Again, we reiterate that it is important that the client tells you the whole truth and does not exclude the smallest detail, as in that way you can formulate a more effective defense against the surveillance evidence and increase the chances of winning the case.
2. Request a copy of the unedited material
Surveillance material is extremely long, as no one knows beforehand when the supervised people will do something unusual, unexpected or suspicious. The insurance companies must cut out the surveillance material, presenting only that part in which the person under surveillance has unusual or suspicious behavior.
And there is the detail. Insurance companies can select only what they can use in their favor and discard everything else they can’t. For this reason, you must demand a copy of the material that is not edited. It is impossible for the insurance company not to have that material; and if it does not, it would be highly suspect and the credibility of the insurer would be questioned.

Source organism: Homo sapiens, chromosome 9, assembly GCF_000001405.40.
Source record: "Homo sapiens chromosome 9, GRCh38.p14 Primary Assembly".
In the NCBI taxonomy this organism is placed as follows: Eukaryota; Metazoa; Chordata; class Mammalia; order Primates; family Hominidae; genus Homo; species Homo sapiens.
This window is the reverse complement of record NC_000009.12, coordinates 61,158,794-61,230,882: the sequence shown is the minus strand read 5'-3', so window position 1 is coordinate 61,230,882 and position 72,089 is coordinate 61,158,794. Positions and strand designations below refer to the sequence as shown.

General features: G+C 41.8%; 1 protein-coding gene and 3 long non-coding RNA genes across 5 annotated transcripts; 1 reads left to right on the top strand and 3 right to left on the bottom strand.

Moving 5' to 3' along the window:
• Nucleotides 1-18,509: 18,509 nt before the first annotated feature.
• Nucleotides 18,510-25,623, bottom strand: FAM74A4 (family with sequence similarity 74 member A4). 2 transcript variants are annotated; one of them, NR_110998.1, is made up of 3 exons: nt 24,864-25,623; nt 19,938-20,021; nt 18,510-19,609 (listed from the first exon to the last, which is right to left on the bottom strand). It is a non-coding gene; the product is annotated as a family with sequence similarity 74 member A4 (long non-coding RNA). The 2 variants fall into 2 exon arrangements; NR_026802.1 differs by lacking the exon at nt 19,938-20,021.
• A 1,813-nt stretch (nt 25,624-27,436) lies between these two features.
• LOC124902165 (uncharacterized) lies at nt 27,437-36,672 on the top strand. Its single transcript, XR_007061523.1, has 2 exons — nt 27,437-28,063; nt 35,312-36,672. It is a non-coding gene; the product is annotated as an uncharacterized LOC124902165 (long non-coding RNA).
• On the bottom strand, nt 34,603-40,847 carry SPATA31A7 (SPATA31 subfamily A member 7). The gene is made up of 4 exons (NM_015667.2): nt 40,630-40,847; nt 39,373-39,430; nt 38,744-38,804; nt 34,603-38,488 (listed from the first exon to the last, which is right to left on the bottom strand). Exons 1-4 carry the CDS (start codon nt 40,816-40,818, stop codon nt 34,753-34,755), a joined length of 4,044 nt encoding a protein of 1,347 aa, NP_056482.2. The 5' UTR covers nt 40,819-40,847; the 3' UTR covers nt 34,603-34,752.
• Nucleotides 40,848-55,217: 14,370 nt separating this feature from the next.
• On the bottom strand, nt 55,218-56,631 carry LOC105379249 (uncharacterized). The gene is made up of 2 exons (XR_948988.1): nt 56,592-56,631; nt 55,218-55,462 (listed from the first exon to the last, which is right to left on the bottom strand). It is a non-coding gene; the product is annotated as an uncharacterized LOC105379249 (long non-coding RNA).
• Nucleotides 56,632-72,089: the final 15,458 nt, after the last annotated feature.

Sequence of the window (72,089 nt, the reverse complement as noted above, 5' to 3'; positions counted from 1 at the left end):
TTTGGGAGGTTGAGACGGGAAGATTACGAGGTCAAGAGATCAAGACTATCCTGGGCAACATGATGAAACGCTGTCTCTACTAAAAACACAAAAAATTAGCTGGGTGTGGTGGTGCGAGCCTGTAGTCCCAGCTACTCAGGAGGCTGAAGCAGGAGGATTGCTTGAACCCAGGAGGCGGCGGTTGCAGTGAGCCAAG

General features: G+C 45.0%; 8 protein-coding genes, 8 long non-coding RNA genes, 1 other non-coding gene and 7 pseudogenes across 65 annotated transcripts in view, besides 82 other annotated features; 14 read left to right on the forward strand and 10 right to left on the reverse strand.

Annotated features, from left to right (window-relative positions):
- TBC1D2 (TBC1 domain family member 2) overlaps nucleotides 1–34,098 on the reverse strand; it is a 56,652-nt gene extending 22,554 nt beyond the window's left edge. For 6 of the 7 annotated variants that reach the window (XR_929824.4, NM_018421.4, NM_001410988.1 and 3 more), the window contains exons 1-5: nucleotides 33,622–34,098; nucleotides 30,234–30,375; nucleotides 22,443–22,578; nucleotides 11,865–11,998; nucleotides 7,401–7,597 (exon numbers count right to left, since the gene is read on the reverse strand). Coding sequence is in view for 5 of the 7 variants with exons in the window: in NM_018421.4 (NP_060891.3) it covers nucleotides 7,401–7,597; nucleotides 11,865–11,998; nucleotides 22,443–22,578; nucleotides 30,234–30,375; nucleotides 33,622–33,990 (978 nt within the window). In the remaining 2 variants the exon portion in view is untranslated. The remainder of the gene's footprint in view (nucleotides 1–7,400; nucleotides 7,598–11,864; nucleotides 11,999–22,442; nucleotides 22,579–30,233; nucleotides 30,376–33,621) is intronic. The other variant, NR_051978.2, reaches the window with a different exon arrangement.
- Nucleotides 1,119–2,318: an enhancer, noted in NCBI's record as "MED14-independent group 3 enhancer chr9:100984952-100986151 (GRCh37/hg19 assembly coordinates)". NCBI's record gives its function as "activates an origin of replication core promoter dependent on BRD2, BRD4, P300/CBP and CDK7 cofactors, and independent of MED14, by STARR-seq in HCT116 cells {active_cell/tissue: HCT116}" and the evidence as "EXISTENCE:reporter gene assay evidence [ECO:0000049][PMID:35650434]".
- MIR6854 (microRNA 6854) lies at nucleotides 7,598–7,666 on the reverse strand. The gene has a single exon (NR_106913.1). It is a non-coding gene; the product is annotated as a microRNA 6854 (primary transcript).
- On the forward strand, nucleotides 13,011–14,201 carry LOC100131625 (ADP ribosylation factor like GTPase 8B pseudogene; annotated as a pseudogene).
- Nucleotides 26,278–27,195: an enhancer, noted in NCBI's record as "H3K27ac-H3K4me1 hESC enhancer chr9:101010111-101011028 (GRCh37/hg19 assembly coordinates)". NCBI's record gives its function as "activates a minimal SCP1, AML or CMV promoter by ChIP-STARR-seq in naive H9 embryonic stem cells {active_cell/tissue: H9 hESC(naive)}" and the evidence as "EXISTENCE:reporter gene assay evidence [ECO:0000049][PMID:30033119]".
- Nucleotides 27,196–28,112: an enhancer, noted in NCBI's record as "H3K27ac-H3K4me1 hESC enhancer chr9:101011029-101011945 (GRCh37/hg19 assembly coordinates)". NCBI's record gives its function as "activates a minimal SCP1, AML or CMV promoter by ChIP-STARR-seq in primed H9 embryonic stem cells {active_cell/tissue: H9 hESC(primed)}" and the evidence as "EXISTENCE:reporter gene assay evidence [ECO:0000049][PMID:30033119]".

Once you have this unedited material, you should review it thoroughly. The time it will take this review can be lengthy, but it will be worth it, as you can find parts that you can use in your favor. And with the parts you can dismantle any allegation from the insurance company. That is why we make the same recommendation as in the previous point: make a space in your personal agenda so that you dedicate it exclusively to the revision of the unedited material.
3. Hire an expert
Every lawyer requires the opinion and advice of an expert, whenever necessary (most of the time). And in this case, it is highly convenient to hire an expert in surveillance material, either to corroborate your suspicions regarding the evidence provided by the insurer; to expedite the process of reviewing the evidence; or to get new elements that can give more support to your defense.